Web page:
What are your go-to home pantry ingredients — things that you should always have on hand?
The thing is, so many books that provide “fast cooking” recipes use a lot of unhealthy shortcuts, like pre-made rice mixes that are loaded with salt and artificial ingredients, or there’s a lot of cooking with soups that happens, and it can be so easily done with fresh ingredients instead. But there are certain shortcuts that are really great. Like frozen peas — fresh peas are in season for like two weeks out of the year, and unless you can get them straight from the farmer right after they’re picked, I’ve actually found the frozen ones are more reliable. Same thing with frozen fruit. Not sauces or anything, but I make an amazing, two-minute ice cream with frozen mango and coconut milk. It’s so good. So keep frozen fruit, for sure. But in the cupboard, diced tomatoes, beans, and things like that — if you have these things around, you can make a meal, even if you’ve traveled for two weeks and come home to no fresh ingredients, you can make a really quick, easy, healthy meal.

What is your favorite winter seasonal ingredient and one recipe you use it in?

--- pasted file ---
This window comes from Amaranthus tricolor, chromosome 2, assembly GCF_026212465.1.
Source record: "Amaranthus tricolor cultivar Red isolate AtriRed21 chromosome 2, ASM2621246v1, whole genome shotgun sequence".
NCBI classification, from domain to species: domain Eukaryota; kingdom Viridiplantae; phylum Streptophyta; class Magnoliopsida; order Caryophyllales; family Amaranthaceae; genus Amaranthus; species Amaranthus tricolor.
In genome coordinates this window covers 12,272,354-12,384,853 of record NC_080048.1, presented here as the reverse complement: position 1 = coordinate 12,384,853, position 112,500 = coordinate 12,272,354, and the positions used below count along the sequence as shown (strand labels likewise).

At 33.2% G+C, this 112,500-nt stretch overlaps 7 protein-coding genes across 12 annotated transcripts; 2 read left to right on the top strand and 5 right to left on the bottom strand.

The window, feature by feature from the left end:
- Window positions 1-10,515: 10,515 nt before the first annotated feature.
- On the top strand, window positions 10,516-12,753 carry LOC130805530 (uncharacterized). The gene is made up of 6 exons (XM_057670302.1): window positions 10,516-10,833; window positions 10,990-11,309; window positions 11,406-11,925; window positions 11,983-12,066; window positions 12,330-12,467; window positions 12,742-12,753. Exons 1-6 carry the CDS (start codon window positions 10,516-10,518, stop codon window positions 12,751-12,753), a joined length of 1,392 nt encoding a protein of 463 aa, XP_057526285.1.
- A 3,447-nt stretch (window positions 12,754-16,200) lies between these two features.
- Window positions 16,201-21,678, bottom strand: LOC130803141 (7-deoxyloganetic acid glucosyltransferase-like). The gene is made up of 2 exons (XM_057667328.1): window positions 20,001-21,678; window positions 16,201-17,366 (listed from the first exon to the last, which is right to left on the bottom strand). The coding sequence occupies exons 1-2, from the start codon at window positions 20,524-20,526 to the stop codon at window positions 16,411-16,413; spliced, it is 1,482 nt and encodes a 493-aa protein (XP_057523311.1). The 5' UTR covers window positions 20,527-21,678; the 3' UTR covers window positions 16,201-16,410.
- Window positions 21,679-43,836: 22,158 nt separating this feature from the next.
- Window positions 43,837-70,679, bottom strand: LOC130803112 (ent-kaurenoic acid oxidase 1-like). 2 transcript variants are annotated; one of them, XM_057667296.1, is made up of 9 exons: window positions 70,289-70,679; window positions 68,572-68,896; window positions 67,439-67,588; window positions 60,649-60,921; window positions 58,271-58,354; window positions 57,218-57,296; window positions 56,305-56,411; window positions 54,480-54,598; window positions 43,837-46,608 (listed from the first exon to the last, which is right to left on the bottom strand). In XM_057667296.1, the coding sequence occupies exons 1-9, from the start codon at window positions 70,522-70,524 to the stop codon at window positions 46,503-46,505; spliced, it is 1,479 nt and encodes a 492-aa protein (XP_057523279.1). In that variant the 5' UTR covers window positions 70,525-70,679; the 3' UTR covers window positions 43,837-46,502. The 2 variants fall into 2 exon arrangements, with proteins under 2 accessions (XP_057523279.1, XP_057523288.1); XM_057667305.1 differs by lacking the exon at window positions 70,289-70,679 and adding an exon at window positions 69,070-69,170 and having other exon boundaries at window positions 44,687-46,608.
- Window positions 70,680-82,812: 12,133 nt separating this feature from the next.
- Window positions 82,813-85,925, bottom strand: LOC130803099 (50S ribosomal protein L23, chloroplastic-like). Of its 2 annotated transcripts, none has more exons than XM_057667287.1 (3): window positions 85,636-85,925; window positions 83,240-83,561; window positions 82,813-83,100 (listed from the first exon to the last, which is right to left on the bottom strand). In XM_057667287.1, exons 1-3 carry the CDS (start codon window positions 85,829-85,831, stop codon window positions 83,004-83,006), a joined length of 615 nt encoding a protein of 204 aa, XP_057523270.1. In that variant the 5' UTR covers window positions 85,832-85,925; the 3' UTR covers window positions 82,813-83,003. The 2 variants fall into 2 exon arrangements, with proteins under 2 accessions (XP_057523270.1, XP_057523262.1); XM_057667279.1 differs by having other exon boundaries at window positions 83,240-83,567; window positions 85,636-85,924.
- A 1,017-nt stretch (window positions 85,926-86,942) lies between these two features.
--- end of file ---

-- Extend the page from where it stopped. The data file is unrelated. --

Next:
I love soups in winter, and there’s this pumpkin and tomato soup, which is so good. It’s also beautiful, it’s a great color, and the tomato acidity really breathes life into the pumpkin. I literally make it with canned pumpkin and canned tomatoes. So that’s the pantry there again. Another one is grapes, which are in peak season in California, pretty much through January. So grapes are one of these no-prep ingredients that add so much flavor and nutrition to food. I love, love, love the warm bulgur salad with grapes and feta. It has a beautiful texture, too.

Parmesan Crusted Chicken Breast
Serves 4


2 oz Parmesan cheese (about ⅔ c), grated
4 skinless boneless chicken breasts (about 6 oz each)
1 T Dijon mustard
½ t freshly ground black pepper
Cooking spray


Coursely grate the Parmesan cheese.

Put the chicken between sheets of plastic wrap and pound it out to an even thickness of about ½ inch. Rub the top side of the chicken pieces with half of the mustard, then sprinkle with half the cheese, pressing lightly so it adheres, and season with half the pepper. Flip the chicken pieces over and repeat on the other side.

Spray a large nonstick skillet with cooking spray and heat over medium-high heat. Add the chicken to the pan and cook, without moving it, until the cheese on the bottom forms a deep brown crust that releases fairly easily from the pan, 3-4 minutes. Flip and repeat on the other side, cooking until the chicken is cooked through, about three minutes more.